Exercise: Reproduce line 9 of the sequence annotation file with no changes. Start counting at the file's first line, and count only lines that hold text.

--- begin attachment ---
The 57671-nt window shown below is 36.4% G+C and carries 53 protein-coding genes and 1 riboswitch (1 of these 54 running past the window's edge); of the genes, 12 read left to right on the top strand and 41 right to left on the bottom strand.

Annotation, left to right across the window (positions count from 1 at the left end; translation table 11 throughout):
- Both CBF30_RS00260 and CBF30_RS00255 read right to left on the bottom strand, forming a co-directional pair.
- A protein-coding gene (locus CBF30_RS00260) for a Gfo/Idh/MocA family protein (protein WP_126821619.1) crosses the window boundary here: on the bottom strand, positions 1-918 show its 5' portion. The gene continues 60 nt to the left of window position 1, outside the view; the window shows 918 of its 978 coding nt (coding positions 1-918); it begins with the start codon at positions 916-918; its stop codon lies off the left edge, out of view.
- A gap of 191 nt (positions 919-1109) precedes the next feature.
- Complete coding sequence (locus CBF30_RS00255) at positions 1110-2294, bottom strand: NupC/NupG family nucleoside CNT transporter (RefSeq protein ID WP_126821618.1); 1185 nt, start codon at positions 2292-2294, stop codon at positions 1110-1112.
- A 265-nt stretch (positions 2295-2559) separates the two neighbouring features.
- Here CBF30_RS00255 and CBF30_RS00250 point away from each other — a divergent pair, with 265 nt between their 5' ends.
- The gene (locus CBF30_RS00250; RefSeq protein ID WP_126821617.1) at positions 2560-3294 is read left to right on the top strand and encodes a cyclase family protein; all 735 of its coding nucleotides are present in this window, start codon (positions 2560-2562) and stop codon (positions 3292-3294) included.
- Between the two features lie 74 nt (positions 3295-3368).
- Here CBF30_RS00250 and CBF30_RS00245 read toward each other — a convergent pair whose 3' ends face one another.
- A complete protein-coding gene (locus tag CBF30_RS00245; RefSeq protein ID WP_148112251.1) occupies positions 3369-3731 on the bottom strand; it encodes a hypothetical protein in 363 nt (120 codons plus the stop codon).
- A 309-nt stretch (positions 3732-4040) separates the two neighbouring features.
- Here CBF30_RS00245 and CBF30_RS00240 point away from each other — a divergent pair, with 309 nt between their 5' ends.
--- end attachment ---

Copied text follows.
- The gene (locus CBF30_RS00250; RefSeq protein ID WP_126821617.1) at positions 2560-3294 is read left to right on the top strand and encodes a cyclase family protein; all 735 of its coding nucleotides are present in this window, start codon (positions 2560-2562) and stop codon (positions 3292-3294) included.